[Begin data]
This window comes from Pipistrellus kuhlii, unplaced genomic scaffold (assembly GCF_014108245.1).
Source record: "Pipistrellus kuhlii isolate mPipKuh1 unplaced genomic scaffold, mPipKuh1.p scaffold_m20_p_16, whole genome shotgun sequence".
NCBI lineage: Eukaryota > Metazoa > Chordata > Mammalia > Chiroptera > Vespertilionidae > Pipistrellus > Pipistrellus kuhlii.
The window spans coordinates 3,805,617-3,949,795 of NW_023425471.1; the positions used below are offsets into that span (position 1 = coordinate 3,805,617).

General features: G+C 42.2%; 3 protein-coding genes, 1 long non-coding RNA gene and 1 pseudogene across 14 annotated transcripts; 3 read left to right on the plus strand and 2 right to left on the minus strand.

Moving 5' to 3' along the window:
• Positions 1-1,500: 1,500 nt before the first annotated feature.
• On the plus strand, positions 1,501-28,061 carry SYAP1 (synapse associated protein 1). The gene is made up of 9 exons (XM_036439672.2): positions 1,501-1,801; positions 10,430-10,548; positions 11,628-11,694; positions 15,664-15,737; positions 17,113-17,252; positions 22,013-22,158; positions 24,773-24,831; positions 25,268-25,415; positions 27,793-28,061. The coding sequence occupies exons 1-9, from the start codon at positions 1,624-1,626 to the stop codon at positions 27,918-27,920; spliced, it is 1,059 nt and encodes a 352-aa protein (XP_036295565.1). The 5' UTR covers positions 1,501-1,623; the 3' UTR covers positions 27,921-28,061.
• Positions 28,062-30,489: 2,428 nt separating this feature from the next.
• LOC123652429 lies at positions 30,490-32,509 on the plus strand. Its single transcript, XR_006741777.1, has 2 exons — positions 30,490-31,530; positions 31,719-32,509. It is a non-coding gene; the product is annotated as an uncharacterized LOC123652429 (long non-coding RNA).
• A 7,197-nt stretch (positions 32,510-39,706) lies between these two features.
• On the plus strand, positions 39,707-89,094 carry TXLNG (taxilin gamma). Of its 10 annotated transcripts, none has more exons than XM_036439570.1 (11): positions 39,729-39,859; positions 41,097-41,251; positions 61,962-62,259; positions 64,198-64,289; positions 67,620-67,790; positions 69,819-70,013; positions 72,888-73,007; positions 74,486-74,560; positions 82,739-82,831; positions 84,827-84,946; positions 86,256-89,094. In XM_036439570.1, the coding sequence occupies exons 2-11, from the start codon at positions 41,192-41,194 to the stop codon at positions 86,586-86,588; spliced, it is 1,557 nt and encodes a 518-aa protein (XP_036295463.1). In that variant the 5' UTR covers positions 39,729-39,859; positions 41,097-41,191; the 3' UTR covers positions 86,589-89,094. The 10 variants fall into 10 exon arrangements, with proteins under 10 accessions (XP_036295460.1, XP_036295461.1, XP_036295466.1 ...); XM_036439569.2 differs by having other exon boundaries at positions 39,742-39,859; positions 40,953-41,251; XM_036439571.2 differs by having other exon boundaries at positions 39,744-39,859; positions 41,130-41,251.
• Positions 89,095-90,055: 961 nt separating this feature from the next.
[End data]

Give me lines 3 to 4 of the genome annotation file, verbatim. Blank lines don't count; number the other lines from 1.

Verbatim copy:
NCBI lineage: Eukaryota > Metazoa > Chordata > Mammalia > Chiroptera > Vespertilionidae > Pipistrellus > Pipistrellus kuhlii.
The window spans coordinates 3,805,617-3,949,795 of NW_023425471.1; the positions used below are offsets into that span (position 1 = coordinate 3,805,617).